Commercial Farmers' Union of Zimbabwe

Commercial Farmers' Union of Zimbabwe

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Illegal settlers disrupt timber industry

Illegal settlers disrupt timber industry

Wednesday, 20 April 2011 20:33

Taurai Mangudhla

ILLEGAL settlers have disrupted the local timber industry as they have 
invaded more than 5 000 hectares of commercial forestry land in Manicaland, 
indiscriminately cutting down trees, and posing serious environmental 
degradation threats in the process, according to timber industry players.

The timber industry accuses local authorities responsible for allocating 
land under the controversial land reform programme as abetting the 
squatters, thereby sabotaging the sector’s revival.  They say forestry 
plantations are being used for resettlement despite the fact that they are 
protected from invasion by the same land reform policy.

“The situation is political because the governor and the Lands officer are 
responsible for land allocation. What I know is that if plantation 
management is not in good books with these political appointees you are 
likely to see your plantation being allocated to squatters,” said a senior 
plantation manager who requested anonymity.

This was contrary to the forest-based land reform policy framework, which 
recognises timber plantation as a viable land use option that should not be 
converted to other uses.

Industry sources in Manicaland say because of these takeovers, their 
companies are failing to secure foreign investment needed to revamp the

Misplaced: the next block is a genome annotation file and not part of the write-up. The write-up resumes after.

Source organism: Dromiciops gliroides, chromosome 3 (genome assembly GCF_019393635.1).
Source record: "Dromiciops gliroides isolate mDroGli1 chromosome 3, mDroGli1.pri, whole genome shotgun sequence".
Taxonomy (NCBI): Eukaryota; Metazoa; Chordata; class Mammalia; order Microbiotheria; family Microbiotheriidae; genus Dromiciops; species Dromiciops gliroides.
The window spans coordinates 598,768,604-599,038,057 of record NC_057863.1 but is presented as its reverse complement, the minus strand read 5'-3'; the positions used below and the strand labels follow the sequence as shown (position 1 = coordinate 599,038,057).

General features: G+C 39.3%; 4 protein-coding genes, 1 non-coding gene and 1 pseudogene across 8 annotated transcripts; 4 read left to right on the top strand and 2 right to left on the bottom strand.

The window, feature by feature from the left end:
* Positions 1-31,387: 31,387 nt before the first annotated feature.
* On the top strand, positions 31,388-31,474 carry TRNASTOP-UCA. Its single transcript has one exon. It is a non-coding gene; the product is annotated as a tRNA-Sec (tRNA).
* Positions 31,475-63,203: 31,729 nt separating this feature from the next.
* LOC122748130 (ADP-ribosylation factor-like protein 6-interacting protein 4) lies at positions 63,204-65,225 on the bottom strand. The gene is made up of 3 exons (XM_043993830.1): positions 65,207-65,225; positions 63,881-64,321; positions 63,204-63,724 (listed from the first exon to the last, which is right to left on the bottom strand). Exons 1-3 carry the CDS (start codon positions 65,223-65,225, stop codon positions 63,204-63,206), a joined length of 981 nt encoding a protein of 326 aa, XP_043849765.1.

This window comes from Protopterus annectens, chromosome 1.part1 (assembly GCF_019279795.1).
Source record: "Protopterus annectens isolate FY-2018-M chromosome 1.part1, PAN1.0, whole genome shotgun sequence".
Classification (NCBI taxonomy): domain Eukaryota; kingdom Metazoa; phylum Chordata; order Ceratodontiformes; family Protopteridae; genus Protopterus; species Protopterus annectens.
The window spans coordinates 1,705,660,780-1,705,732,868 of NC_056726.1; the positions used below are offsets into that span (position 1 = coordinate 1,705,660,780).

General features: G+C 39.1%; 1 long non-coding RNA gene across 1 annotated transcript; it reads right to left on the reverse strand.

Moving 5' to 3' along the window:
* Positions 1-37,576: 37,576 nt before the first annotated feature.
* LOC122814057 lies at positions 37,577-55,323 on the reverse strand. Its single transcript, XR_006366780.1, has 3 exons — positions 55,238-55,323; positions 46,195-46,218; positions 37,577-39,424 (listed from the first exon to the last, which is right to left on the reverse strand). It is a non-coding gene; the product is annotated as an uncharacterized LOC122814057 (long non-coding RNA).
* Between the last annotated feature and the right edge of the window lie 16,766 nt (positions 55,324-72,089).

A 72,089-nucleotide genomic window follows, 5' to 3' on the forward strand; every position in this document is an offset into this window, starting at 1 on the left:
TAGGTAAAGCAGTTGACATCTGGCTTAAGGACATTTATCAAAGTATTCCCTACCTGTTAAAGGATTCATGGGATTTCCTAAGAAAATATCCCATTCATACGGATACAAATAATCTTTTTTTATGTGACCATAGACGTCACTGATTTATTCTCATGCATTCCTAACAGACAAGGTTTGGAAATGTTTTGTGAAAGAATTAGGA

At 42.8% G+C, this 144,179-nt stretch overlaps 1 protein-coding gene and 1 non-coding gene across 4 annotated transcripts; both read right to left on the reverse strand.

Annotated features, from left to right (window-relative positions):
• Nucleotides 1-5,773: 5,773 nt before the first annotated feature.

ailing sector.

“Chinese investors who had shown interest in some plantations said they 
would only commit their resources to the tune of US$100 million once the 
unlawful occupants were removed,” Timber Producers Federation’s (TPF) 
chairman Franky Kufa said.  He said potential investors needed a secure 
operating environment before they could commit their finances.

Efforts to secure the much needed funding required to revive the ailing 
sector have been countered by continued plantation incursions.
The latest Timber Producers Federation’s (TPF) report indicated more than 5 
000 hectares had been illegally occupied by close to 600 families and 1 241 
settlers, most of whom were gold panners.

Kufa said the illegal settlements posed the greatest challenge to timber 
plantations in the form of opportunistic harvesting, land clearing for 
agriculture and uncontrolled fires.

Most of the unlawful occupants had already cut down trees to either grow 
potatoes, maize and other crops.

Allied Timbers Zimbabwe,  the Wattle Company and listed Border Timbers 
Limited are some of the major foresty companies that have been affected most by the chaotic invasions.

Environment and Natural Resources minister Francis Nhema said collective 
action was required to resolve problems arising from the invasions.

“Illegal setters are not sustainable to the industry and there is need for 
engagement between local leadership, government, timber growers and the 
illegal settlers to come up with a common ground” said Nhema.

Lands and Rural Resettlement minister Herbert Murerwa however, indicated the chaotic situation could not be immediately resolved as anticipated by timber growers, owing to policy complications.

Murerwa said government had the challenge to find alternative land for the 
illegal settlers as part of a rehabilitation process which is required by 


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